MY LITTLE SISTER – movie review

MY LITTLE SISTER (Schwesterlein)
Film Movement
Reviewed for & linked from Rotten Tomatoes by: Harvey Karten
Directors: Stéphanie Chuat, Véronique Reymond
Writers: Stéphanie Chuat, Véronique Reymond
Cast: Nina Hoss, Lars Eidinger, Marthe Keller, Jens Albinus, Thomas Ostermeier, Linne-Lu Lungershausen, Noah Tscharland
Screened at: Critics’ link, NYC, 12/22/20
Opens: January 5, 2021


The song that Joan Baez made famous goes “Hard is the fortune of all womankind/ we’re always controlled, we’re always confined,/ And when we get married to end all our strife/ We’re slaves to our husbands for the rest of our lives.” Such is the focus of “My Little Sister,” directed and written by Stéphanie Chuat and Véronique Reymond, whose “The Little Bedroom” focuses on an older man who accepts the help of a woman, leading to a bond. They are not so far off thematically with their current offering, which finds Lisa (Nina Hoss) pausing her career as a playwright to care for her cancer-stricken twin brother Sven (Lars Eidinger) while at the same time furious that her husband Martin (Jens Albinus) decides unilaterally to remain in Switzerland as a teacher in a posh Swiss school despite their previous agreement to return together to Berlin.

Martin is arrogant in tearing up his agreement with Lisa in order to sign a five-year contract that would keep him where they are in Switzerland. But you can’t fault her brother Sven who suffers from cancer, whose stem-cell transfer was rejected, and who needs his sister to remain with him. At the same time, she is eager to remain in Berlin with her two kids (Linne-Lu Lungershausen and Noah Tscharland) and her mother Kathy (Marthe Keller), who beams with the successes on stage of her famous actor son while thinking little of her daughter’s interest in writing plays with more originality than “Hamlet.”

Though you can see what is going to happen miles away, “My Little Sister” should resonate with an audience familiar with Nina Hoss’s acting smarts. Hoss has entertained her fans in “The Audition,” which sees her imposing her will at a conservatory to admit a student against the wishes of others, and “Return to Montauk” where she meets in New York with a man she had not seen in seventeen years. One particular scene that illustrates her talent involves her breaking down in a hospital, when dialogue is unnecessary since verbal silence enables us to admire her ability to capture a woman on the verge of a nervous breakdown.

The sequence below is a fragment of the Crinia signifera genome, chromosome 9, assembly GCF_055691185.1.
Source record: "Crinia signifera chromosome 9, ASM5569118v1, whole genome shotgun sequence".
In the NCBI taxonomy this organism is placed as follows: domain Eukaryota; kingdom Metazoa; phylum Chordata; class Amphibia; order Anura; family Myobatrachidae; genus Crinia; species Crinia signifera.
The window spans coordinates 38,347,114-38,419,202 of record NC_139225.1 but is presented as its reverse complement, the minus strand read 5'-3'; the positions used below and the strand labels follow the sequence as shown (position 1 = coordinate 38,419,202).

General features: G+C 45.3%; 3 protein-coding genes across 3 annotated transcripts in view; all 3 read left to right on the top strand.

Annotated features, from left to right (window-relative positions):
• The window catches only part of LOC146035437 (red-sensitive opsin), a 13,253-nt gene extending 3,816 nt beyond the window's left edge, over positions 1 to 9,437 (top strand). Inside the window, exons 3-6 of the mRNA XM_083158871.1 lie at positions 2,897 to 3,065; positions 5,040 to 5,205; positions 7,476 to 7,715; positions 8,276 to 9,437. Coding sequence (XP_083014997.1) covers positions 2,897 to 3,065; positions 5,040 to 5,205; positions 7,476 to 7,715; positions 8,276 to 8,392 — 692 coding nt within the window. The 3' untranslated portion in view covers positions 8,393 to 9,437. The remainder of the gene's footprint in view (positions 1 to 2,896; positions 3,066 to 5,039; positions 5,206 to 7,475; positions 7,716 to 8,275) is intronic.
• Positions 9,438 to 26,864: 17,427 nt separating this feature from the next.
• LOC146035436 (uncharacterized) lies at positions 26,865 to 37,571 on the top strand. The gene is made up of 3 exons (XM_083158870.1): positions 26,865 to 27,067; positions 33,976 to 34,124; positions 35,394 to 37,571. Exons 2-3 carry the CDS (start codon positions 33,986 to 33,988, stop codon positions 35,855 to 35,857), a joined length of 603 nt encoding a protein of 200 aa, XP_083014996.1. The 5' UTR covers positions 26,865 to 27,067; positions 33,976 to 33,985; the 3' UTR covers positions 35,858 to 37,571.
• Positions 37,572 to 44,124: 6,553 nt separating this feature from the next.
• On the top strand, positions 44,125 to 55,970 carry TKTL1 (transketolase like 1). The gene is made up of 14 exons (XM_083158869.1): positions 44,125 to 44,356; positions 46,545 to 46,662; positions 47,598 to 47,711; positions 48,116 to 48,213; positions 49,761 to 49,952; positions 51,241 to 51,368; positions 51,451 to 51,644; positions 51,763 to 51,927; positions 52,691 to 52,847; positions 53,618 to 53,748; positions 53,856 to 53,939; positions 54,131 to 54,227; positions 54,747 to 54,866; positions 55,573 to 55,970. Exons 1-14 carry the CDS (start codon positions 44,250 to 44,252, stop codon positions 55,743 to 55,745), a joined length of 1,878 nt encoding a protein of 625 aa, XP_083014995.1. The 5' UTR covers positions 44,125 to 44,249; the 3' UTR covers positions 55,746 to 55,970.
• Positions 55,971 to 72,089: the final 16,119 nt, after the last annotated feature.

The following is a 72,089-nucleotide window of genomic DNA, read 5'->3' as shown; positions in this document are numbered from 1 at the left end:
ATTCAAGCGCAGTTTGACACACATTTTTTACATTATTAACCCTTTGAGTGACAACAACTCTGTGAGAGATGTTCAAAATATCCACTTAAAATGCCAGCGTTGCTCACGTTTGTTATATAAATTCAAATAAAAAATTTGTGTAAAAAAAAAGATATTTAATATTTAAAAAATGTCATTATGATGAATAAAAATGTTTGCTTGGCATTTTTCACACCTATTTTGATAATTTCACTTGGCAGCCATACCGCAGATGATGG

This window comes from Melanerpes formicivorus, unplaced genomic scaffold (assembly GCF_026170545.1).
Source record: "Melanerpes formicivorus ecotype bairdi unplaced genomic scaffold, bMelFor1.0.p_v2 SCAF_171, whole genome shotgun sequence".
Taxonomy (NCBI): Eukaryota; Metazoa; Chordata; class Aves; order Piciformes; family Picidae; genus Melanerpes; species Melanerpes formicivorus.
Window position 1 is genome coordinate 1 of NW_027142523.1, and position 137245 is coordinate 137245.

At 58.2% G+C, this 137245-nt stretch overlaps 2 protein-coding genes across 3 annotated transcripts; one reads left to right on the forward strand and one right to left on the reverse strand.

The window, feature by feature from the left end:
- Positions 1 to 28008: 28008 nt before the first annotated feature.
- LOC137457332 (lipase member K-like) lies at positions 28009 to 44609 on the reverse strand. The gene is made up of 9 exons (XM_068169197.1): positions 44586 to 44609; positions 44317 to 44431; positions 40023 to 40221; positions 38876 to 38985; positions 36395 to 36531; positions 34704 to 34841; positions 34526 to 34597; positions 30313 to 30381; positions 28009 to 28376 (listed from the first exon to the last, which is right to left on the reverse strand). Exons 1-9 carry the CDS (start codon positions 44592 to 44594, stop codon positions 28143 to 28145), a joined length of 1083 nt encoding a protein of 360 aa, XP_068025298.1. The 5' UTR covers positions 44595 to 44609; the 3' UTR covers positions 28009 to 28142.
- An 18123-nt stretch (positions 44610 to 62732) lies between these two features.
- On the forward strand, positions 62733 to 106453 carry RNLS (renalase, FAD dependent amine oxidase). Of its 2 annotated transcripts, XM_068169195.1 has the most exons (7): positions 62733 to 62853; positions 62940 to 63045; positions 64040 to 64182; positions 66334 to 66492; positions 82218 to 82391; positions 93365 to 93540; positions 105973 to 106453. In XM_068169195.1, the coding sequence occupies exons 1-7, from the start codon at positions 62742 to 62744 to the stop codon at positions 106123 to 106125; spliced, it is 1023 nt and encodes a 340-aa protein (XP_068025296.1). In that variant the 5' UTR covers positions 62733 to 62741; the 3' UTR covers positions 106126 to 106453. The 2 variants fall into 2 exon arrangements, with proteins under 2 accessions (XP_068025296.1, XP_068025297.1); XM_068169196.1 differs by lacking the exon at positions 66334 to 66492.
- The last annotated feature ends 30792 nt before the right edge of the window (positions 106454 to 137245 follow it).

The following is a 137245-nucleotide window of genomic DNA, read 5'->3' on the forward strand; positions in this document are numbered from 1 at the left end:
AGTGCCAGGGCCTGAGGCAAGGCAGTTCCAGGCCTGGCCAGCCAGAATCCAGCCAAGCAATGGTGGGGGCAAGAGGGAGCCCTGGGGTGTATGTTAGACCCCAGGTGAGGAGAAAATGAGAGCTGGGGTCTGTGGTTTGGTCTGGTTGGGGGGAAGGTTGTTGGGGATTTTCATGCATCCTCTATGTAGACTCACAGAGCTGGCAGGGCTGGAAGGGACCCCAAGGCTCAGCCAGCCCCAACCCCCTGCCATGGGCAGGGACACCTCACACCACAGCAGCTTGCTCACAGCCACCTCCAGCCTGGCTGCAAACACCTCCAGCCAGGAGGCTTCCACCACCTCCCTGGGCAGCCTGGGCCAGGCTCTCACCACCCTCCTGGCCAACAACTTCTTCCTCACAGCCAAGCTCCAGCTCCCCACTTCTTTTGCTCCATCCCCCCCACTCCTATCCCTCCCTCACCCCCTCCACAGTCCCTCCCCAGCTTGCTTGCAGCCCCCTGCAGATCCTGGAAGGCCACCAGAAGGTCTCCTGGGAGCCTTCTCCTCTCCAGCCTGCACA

The ensemble performances are all first-rate. Lars Eidinger performs as Sven, a man eager to return to the theater to play “Hamlet” for almost the four hundredth time, dejected when David (Thomas Ostermeier), the theater director scraps the plan, concerned that his sick actor may not last for fifteen minutes on the stage. Not long after the director’s wise decision, Sven is vomiting into the toilet, sweating and frightened with pain “all over,” giving up plans to try options at the hospital in favor of returning home to die.

Filip Zimbrunn trains his lenses on several Swiss locations, with a remarkable action shot of Sven’s gliding amid the Alps, running as fast as he can, then taking off like an eagle. What you may take away from the film is a view of Switzerland that makes you realize how the Swiss people, with no wars to worry about for hundreds of years and with scenery to die for, can make you envious of the lucky people who are citizens therein and who might laugh at Lisa’s eagerness to remain in Berlin.

99 minutes. © 2020 by Harvey Karten, Member, New York Film Critics Online

Story – B
Acting – A-
Technical – B+
Overall – B+


7500 – movie review

Amazon Studios
Reviewed for & linked from Rotten Tomatoes by: Harvey Karten
Director: Patrick Vollrath
Screenwriter: Patrick Vollrath, Senad Halibasic
Cast: Joseph Gordon-Levitt, Omid Memar, Ayilin Tezel, Carlo Kitzlinger, Murathan Muslu, Paul Wollin
Screened at: Critics’ link, NYC, 6/8/20
Opens: June 18, 2020

7500 Poster